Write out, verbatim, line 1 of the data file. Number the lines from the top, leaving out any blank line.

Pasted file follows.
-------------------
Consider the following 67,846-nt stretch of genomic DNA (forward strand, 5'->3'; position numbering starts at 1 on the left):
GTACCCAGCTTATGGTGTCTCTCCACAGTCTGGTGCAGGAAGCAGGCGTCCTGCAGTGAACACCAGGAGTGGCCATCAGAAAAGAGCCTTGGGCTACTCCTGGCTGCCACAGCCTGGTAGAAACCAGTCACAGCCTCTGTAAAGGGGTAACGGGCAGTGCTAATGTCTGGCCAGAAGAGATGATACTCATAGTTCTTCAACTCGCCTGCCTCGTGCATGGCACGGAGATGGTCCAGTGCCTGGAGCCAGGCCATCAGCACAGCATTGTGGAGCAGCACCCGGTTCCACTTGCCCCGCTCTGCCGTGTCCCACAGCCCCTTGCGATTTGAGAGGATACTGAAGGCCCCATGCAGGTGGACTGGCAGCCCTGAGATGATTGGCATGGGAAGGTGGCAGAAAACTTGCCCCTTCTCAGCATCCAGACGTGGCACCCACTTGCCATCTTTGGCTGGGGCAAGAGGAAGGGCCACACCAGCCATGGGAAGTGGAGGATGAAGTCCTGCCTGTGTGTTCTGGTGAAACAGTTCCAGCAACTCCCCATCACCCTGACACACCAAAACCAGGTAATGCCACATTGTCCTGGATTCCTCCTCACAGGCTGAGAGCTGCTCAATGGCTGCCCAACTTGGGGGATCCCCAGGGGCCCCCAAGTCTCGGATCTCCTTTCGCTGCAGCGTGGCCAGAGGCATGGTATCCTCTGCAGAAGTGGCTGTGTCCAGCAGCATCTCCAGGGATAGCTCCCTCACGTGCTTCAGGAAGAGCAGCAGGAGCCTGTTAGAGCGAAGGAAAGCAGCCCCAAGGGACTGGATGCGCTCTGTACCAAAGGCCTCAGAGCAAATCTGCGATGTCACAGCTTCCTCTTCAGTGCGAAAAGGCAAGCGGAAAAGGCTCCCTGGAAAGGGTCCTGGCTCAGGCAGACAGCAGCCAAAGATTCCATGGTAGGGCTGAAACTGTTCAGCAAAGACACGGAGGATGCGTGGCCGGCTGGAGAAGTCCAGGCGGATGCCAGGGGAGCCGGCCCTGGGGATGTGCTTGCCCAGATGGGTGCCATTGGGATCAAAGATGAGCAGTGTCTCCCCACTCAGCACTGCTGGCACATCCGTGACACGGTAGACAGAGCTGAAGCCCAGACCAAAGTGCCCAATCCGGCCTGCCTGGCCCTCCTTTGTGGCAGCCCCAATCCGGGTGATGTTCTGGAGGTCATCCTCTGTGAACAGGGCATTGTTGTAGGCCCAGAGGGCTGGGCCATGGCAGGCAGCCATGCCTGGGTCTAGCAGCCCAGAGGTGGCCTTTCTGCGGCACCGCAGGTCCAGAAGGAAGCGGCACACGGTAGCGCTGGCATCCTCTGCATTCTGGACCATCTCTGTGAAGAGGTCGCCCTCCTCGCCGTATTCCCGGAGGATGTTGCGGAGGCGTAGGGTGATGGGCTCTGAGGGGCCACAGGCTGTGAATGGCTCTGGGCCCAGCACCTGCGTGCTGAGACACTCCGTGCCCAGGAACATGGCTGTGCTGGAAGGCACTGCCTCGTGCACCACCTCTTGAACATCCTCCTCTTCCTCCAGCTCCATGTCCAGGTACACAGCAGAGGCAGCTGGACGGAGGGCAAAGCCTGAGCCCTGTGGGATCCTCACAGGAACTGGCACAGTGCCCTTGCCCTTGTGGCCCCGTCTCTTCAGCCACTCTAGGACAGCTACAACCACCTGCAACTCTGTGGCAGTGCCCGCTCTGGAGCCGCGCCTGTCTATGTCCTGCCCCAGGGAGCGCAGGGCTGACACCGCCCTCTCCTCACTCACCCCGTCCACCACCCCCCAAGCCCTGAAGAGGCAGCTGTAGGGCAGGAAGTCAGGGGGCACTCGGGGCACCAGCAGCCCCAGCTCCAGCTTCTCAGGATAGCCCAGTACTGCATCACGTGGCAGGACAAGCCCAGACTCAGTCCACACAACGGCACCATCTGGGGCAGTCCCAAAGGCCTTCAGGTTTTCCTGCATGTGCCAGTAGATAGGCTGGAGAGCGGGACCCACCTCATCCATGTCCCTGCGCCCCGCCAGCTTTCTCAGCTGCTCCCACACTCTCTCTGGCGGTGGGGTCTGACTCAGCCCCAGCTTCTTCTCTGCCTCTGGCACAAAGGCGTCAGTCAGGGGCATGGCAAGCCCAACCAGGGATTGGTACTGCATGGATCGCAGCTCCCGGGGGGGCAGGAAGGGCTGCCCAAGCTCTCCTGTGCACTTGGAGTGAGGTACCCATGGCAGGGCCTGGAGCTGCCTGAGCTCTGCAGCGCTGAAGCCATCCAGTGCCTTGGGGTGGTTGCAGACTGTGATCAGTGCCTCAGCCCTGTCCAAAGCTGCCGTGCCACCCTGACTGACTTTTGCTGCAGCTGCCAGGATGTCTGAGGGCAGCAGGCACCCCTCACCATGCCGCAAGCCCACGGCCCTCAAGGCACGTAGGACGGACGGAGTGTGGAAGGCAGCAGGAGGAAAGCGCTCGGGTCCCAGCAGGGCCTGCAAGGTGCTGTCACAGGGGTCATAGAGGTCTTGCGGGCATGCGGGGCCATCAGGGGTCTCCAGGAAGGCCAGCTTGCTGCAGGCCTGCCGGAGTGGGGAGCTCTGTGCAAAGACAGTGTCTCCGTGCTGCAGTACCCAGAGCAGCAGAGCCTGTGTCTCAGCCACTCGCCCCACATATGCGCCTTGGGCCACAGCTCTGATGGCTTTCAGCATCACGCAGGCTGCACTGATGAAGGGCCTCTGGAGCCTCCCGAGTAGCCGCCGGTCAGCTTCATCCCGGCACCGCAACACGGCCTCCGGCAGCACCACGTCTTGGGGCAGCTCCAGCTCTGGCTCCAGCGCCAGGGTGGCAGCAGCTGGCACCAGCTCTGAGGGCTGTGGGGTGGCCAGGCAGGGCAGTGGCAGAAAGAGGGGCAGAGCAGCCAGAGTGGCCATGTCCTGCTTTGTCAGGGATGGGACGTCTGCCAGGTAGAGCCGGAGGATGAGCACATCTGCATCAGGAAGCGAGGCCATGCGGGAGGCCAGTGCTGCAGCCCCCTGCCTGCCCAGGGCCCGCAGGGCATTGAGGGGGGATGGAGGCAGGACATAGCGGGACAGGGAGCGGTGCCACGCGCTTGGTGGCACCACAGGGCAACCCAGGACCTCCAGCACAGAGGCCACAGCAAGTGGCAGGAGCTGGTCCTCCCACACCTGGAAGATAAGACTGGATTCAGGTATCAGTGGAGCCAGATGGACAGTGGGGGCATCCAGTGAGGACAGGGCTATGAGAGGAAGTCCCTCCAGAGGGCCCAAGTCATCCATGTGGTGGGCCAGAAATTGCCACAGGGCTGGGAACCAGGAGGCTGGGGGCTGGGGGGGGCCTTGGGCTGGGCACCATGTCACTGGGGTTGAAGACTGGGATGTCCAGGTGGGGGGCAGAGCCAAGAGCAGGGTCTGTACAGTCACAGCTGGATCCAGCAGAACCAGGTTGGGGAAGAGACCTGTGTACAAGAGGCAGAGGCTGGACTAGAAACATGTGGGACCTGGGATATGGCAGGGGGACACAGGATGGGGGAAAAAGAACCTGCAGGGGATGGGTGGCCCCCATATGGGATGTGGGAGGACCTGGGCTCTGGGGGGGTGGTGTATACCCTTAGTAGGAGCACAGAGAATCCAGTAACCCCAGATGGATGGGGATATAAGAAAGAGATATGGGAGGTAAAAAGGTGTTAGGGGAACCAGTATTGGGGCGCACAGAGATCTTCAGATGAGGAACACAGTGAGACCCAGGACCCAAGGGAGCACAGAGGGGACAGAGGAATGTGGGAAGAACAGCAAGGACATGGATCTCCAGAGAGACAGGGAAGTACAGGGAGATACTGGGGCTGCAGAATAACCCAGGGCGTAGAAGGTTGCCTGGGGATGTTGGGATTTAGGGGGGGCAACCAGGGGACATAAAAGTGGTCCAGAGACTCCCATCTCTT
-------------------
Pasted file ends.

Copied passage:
Consider the following 67,846-nt stretch of genomic DNA (forward strand, 5'->3'; position numbering starts at 1 on the left):